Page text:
When I first started working for Best Country 103, I asked my friends on Facebook if they could tell me what their first memories of country music were. My friend Kennette Orsingher told this amazing story of her grandfather and their family history in music. I read this story on the air of one of my shows, so when she told me she had audio of his music I had to have her share the story with you!
My Music Legacy
When I grew up, every holiday get-together was accentuated by singing and guitar playing. My Grandpa, Robert Fugate, JR (or Junior, as everyone called him), my dad, Tom Fugate, and my aunt Ella Bishop would haul their guitars up to my grandparents’ house, microphones and amplifiers would be plugged in, and the audience would gather around. Old Hank Williams, Willie, or Merle’s lyrics and melodies would soon roll out through the big family room.
My grandpa passed away in May of 2002. My grandma eventually remarried and moved out of that big old house, but the memories linger.
Music runs deep in this family. Two hundred years tucked away back in the hills of Eastern Kentucky helped to grow that love of music. The old hill songs still touch the blood of those who have the opportunity to play or listen to them, and the music followed the Fugate’s as they moved from Kentucky to Indiana, then to Wisconsin where my grandpa and dad were born.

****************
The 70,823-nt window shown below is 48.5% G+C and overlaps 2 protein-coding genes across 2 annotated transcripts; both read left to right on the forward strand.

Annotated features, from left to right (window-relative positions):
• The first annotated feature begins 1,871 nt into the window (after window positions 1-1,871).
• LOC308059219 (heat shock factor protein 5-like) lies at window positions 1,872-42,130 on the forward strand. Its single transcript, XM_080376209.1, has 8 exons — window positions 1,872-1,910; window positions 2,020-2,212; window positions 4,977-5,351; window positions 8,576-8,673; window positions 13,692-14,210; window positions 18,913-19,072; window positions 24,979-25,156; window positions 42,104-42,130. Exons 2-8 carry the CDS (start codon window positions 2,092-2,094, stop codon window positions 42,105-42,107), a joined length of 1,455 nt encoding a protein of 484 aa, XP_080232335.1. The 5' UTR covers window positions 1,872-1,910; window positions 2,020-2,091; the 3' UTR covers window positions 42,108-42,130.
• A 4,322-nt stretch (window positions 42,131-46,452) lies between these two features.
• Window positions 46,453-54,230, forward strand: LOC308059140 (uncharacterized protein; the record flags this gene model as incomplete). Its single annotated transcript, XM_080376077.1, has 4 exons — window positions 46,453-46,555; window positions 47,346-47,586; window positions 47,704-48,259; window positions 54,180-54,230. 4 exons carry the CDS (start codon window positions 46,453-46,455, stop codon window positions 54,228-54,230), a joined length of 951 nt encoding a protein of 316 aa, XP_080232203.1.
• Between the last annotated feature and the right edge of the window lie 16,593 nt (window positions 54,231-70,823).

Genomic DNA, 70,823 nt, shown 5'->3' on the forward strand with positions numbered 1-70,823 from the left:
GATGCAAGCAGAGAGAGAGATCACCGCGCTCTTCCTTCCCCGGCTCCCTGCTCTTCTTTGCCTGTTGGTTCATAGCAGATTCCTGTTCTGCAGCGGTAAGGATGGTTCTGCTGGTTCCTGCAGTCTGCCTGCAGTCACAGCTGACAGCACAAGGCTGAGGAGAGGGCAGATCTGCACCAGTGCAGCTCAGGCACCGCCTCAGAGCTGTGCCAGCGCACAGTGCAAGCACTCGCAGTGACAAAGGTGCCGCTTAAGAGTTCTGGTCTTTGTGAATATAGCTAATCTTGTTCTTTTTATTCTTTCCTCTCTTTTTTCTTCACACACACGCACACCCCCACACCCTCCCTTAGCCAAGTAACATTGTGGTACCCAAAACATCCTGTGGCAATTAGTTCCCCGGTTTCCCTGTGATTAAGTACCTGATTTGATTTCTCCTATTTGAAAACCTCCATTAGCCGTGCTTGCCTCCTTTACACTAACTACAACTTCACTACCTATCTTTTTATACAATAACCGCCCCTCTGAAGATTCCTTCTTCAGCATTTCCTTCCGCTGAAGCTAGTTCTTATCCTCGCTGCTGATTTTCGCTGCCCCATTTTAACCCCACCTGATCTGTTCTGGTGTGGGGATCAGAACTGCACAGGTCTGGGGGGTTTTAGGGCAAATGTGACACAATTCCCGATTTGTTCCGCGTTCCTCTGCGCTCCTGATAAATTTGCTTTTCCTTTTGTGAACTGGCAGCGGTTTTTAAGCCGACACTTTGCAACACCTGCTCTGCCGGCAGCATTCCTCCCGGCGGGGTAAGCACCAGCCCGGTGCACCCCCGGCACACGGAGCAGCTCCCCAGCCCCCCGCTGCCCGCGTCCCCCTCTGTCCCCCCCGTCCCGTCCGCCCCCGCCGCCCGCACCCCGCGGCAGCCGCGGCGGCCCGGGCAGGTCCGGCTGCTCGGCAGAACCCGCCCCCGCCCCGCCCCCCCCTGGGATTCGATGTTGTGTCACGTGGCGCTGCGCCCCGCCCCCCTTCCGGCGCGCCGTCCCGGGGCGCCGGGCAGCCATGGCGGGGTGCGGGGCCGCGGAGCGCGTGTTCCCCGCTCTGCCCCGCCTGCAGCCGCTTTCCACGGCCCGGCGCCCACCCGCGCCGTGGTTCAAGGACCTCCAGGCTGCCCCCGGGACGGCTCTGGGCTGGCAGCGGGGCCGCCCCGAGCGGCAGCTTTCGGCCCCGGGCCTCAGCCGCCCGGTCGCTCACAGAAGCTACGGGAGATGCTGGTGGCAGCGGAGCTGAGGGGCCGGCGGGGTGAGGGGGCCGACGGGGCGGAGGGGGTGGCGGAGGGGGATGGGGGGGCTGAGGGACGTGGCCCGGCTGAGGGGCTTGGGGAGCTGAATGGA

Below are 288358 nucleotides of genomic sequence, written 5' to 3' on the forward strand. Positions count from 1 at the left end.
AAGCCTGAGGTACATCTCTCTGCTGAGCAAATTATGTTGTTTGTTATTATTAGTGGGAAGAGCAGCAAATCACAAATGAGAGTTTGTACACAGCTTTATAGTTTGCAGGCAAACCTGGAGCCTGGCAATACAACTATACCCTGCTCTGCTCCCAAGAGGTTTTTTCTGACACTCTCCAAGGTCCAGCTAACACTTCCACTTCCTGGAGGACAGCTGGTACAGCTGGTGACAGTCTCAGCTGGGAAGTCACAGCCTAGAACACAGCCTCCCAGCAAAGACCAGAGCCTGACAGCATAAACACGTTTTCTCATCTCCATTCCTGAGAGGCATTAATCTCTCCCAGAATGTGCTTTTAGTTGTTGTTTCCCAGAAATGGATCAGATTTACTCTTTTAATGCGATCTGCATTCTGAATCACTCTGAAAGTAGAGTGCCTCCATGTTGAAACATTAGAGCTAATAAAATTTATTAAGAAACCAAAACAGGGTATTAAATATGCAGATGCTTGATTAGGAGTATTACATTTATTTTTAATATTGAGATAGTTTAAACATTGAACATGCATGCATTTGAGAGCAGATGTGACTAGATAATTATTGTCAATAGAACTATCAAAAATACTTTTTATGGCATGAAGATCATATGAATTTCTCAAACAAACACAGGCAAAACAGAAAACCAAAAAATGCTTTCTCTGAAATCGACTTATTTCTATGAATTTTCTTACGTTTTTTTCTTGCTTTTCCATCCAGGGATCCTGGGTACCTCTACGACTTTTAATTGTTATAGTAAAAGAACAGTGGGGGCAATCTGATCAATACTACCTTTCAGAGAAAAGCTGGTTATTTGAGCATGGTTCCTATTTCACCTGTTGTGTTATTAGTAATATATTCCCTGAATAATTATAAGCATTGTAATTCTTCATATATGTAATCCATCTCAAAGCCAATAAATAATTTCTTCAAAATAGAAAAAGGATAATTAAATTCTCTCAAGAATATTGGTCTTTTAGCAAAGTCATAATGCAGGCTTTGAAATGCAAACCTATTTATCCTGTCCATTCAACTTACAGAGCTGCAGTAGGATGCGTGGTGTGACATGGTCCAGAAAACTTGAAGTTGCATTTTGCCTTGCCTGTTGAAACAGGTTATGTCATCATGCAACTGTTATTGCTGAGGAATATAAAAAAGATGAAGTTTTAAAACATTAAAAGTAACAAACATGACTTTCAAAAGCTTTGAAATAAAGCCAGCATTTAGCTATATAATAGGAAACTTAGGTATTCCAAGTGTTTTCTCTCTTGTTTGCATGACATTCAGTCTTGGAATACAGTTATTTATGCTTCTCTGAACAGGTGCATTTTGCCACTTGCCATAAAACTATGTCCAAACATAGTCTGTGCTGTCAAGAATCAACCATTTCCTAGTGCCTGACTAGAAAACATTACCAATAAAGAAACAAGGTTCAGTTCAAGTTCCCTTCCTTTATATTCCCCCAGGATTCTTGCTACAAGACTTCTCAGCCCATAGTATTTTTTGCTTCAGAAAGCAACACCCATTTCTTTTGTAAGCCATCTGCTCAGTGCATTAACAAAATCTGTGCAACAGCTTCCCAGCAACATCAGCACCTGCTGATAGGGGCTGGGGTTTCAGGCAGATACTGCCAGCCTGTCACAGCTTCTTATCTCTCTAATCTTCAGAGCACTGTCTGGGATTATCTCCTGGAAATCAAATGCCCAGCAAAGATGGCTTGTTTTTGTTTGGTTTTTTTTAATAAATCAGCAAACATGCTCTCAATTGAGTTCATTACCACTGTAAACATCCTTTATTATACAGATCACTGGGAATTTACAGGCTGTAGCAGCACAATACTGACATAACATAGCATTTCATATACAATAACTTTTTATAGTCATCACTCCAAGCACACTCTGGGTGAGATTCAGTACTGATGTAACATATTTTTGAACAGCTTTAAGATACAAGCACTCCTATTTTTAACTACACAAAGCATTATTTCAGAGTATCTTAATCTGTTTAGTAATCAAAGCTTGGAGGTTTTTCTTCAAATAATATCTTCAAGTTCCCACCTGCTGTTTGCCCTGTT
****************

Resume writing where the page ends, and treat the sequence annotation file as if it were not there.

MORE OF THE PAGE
They didn’t have TV’s when my grandpa was growing up, but the family had a radio, and they loved to gather around it to listen and sing. My Aunt Rosie had the voice of an angel and even wrote her own songs. At the age of 13 or 14, my grandpa started working as a logger. In the cold winters at the logging camp, there was little to do for entertainment in the evenings, so the whole group of them would gather and sing any song anyone knew. My grandpa’s love of music grew from that day forward, and he never forgot a song!
About the same time, my grandpa decided he wanted to play an instrument to accompany all of that singing. He became self-taught in both the harmonica and the guitar, sometimes playing both at the same time. Other family members wanted to play, too, and took up the spoons or washboard or picked on a guitar if they could find one (My dad can still remember the sound of those spoons clicking to the beat of the music while everyone played).
By the early 1950’s, people were encouraging my grandpa to record his singing. They were convinced people would buy his music. Money was put together, and he recorded a few records in a studio on paraffin discs. Some of the records went out, but my grandpa didn’t have time to travel around to different radio stations and get them to play his music (which is how most musicians got started back then). By that time, he had five kids and needed to keep working a regular job. He ended up following the logging work out to Oregon, where the 6th child was born, and the dream was put on hold.
With his love of music, it didn’t take long for him to find other like-minded individuals. In no time, he was playing in a couple of bands and made his winter living by playing in local venues. He played and sang at Lindy’s, The Junction, The Lighthouse Tavern, and other local establishments every Friday and Saturday night for years.